Pranab Mukherjee gives assent to Enemy Property Ordinance
President Pranab Mukherjee promulgated the Enemy Property Ordinance for the fifth time in a span of one year. The ordinance was promulgated for the first time in January 2016 under the Article 123 of the constitution.
President Pranab Mukherjee on 23 December 2016 gave his assent to the Enemy Property (Amendment and Validation) Fifth Ordinance 2016.
The ordinance will guard against claims of succession or transfer of properties left by people who migrated to Pakistan and China after wars.
The ordinance seeks to amend the Enemy Property Act, 1968. Some of the important amendments proposed by the ordinance are –
• Once an enemy property is vested in the Custodian, it shall continue to be vested in him irrespective of whether the enemy, enemy subject or enemy firm has ceased to be an enemy.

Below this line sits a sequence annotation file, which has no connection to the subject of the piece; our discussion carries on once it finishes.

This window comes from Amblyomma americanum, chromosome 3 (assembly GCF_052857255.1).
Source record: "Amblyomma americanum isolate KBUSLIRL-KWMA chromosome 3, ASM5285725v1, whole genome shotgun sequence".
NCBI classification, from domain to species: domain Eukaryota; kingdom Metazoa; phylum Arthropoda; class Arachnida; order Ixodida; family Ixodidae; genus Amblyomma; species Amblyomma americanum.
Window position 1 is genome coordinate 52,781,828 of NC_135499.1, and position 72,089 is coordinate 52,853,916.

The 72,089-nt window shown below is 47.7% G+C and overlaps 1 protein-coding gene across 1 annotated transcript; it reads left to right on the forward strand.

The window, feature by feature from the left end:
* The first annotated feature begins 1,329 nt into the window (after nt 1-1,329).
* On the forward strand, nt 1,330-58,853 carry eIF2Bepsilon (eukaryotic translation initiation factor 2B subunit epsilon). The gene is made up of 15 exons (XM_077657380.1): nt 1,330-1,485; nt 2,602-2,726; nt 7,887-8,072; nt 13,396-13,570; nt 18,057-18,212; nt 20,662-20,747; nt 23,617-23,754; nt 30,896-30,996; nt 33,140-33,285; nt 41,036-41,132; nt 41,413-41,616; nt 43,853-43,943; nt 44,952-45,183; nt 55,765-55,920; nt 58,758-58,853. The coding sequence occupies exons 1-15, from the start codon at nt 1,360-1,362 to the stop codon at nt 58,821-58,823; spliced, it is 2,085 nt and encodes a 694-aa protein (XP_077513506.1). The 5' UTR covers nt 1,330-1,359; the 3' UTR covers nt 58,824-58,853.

• The law of succession does not apply to an enemy property.
• There cannot be a transfer of any property vested in the Custodian by an enemy or enemy subject or enemy firm.
Enemy property: It refers to any property belonging to, held or managed on behalf of an enemy, an enemy subject or an enemy firm.
• The ordinance was proclaimed for the first time on 7 January 2016 by the President Pranab Mukherjee.
• It was passed by the Lok Sabha on 9 March 2016 with a voice but. It was subsequently referred to the Select Committee of the Rajya Sabha for review.
• As the Rajya Sabha’s approval for the bill got delayed, the government decided to resort to the ordinance route to extend the life of the bill.
• Accordingly, the President re-promulgated the ordinance for four times i.e. in April 2016, May 2016, August 2016 and December 2016.
Article 123 of the Constitution
• It empowers the President to promulgate ordinances during the recess of Parliament.
• An ordinance promulgated under this provision shall have the same force and effect as an Act of Parliament.
• However, the ordinance ceases to operate at the expiration of six weeks from the reassemble of the Parliament.
• The ordinance also ceases to operate even if both houses of the Parliament approves resolutions disapproving it.